Paige West, the Claire Tow Professor of Anthropology, has been named a Visiting Scholar for the 2017–2018 academic year, by the Phi Beta Kappa Society. This is the second consecutive year a Barnard professor has received the honor; David Weiman, the Alena Wels Hirschorn '58 Professor of Economics and Faculty Director of the Empirical Reasoning Center, received the 2016–2017 disctinction. West is one of 15 scholars chosen from a range of disciplines that include chemistry, history, and planetary science.
The Phi Beta Kappa Visiting Scholar Program was founded in 1956 as a way for undergraduates "to spend time with some of America's most distinguished scholars...to contribute to the intellectual life of the campus by making possible an exchange of ideas between the Visiting Scholars and the resident faculty and students."
As a Visiting Scholar, West will spend two days on each of the Phi Beta Kappa campuses across the country by participating in the academic life of the institution. Scholars meet with students and faculty members, collaborate in classroom and seminar discussions, and give a public lecture. There are 286 campuses with Phi Beta Kappa chapters, and schools can apply for a visit from a Visiting Scholar. Throughout the course of the year, the Visiting Scholars will travel to a total of more than 100 colleges.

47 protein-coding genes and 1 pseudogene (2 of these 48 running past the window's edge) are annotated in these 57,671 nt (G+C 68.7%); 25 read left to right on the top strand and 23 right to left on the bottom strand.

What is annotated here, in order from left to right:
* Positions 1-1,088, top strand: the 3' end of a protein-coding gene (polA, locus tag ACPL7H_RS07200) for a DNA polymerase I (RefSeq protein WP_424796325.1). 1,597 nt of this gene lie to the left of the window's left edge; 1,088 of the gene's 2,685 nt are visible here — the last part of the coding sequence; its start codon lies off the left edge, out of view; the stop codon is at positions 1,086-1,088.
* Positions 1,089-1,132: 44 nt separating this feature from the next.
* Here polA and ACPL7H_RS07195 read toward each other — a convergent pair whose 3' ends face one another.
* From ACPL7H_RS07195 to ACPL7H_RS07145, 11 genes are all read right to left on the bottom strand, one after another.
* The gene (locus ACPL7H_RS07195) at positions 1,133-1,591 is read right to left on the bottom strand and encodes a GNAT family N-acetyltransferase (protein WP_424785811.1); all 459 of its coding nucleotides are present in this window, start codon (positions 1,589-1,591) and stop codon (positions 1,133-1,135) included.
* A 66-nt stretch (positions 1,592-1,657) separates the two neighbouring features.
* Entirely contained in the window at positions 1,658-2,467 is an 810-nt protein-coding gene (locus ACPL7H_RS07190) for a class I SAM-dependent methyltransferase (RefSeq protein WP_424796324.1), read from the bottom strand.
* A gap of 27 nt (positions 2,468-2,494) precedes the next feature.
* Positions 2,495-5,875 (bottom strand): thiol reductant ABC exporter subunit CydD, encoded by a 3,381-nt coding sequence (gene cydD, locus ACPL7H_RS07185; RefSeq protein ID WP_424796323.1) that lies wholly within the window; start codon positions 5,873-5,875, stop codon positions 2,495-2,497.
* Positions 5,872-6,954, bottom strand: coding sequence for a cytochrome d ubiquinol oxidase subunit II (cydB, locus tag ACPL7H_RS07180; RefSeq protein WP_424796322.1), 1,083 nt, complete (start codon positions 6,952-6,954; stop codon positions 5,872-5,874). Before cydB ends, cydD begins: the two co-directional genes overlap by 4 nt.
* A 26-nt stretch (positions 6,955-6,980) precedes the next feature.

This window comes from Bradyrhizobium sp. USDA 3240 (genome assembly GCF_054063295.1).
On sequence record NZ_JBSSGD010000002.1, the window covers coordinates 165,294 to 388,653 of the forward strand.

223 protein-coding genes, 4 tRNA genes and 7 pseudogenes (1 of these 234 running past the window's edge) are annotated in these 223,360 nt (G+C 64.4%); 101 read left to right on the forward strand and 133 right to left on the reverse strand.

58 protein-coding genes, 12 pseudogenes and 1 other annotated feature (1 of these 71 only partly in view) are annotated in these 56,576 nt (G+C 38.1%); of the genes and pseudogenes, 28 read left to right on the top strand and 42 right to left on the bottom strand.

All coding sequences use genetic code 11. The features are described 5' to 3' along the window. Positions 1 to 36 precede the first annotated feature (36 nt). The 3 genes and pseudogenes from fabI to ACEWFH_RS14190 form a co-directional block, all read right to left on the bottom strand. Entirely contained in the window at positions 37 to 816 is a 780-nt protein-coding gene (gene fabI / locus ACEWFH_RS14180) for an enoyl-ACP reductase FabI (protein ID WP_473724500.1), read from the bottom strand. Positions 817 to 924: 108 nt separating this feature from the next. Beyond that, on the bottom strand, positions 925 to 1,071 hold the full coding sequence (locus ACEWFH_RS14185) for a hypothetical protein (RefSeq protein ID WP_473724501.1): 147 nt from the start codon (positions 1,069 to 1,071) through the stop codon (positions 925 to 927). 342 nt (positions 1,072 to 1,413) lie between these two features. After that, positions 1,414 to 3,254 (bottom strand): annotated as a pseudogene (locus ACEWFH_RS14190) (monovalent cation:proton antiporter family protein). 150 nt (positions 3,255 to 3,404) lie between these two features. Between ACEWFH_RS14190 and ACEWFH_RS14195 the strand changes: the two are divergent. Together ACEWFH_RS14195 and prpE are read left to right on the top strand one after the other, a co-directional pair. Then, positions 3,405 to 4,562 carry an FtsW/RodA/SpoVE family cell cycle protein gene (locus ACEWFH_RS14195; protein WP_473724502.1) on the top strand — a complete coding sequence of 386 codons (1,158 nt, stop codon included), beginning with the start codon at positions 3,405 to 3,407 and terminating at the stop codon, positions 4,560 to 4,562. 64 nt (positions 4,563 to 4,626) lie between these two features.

Prof. West joined Barnard's faculty in 2001. Her research interest explores the relationship between societies and their environments. Specifically, she writes about the intersections between indigenous practices and conservation science, the connection between environmental conservation and international development, and other anthropological ways in which the natural world is understood and produced. She has conducted ethnographic fieldwork in Australia, Germany, England, Papua New Guinea (PNG) and the United States and is a co-founder of the PNG Institute of Biological Research, which builds educational and research opportunities for Papua New Guineans.
In addition to this honor on September 28, 2017, West was awarded the Columbia University Press Distinguished Book Award for her book Dispossession and the Environment: Rhetoric and Inequality in Papua New Guinea.